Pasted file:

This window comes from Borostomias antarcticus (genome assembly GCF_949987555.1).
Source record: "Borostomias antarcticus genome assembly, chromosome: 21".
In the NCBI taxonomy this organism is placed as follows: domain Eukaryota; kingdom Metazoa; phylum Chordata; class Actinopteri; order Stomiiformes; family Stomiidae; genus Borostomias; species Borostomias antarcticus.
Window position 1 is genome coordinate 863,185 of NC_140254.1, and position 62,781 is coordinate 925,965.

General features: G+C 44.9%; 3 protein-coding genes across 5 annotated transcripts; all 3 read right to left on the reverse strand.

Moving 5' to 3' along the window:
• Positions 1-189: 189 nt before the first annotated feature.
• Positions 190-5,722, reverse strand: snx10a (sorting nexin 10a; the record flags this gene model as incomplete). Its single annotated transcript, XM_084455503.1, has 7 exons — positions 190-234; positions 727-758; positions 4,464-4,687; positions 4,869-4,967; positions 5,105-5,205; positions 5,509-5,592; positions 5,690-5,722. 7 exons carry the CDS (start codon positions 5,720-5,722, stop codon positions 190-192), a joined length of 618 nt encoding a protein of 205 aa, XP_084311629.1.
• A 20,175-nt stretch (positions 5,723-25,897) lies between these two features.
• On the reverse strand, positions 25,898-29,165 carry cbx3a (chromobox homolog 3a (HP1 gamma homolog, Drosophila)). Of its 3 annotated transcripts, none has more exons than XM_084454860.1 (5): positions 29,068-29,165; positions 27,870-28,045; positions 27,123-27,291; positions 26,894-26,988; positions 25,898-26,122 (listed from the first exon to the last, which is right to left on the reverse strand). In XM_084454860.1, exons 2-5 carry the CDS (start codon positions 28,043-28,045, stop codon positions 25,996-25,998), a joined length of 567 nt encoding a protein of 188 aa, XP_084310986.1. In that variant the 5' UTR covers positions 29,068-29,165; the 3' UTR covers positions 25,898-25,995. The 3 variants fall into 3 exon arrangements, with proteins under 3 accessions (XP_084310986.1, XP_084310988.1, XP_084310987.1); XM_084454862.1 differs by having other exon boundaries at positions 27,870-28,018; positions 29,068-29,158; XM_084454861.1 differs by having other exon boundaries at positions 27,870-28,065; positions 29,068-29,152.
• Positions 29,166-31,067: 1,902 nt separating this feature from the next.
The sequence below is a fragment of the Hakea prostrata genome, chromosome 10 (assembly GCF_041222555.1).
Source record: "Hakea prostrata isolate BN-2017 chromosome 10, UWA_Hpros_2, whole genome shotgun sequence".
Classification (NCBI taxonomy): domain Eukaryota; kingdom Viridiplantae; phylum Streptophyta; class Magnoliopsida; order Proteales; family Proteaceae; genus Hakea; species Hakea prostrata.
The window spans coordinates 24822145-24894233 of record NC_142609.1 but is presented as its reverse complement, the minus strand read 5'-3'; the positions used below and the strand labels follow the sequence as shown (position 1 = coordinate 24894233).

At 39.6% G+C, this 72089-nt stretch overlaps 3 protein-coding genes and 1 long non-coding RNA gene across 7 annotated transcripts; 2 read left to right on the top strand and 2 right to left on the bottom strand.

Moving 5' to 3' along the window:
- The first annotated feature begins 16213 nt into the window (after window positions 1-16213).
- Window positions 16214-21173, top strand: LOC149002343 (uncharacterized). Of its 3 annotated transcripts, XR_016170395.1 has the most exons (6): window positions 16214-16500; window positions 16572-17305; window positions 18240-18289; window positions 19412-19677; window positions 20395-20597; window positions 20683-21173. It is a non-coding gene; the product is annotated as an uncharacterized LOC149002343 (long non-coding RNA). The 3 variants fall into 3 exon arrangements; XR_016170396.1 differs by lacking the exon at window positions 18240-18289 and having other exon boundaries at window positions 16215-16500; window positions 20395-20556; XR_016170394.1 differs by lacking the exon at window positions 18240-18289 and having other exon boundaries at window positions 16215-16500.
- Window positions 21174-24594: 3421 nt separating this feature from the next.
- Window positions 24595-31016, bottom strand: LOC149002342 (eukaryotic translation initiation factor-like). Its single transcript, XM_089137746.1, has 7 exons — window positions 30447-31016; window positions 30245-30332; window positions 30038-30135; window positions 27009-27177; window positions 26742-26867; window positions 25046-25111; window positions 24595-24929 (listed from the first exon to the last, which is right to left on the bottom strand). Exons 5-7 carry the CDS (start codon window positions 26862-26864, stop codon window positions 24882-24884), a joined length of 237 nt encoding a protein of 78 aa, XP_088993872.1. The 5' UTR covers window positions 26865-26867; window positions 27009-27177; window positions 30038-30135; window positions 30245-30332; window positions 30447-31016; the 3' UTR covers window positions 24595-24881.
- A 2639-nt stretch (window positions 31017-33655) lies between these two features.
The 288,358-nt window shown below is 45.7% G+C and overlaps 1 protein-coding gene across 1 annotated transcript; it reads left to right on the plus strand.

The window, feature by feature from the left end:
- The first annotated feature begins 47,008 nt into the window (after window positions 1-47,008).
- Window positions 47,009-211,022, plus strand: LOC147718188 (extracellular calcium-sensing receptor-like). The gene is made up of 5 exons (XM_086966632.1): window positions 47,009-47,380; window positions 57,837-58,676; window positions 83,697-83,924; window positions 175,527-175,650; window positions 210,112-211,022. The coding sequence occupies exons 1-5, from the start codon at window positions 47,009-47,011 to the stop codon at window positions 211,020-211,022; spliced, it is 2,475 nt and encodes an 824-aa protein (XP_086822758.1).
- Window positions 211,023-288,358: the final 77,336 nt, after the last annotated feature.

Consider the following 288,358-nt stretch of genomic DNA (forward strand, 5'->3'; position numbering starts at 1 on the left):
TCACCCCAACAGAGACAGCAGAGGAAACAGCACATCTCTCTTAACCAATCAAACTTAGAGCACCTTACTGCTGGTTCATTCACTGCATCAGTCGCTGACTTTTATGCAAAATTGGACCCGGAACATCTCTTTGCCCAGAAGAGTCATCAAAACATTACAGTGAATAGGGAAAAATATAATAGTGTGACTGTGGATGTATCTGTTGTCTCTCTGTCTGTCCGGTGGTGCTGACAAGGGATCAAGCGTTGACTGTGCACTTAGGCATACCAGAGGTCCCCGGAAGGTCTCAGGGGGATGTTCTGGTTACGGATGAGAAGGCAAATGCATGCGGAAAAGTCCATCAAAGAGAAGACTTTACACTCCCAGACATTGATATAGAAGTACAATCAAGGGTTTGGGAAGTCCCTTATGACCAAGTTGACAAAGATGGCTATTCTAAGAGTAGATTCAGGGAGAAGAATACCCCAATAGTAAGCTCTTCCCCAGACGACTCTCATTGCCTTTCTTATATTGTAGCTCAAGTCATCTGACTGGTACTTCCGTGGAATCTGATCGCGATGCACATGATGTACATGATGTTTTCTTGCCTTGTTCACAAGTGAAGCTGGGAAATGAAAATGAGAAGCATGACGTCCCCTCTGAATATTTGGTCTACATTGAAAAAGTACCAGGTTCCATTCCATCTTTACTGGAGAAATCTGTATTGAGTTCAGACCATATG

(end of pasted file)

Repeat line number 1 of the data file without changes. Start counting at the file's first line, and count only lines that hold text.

This window comes from Borostomias antarcticus (genome assembly GCF_949987555.1).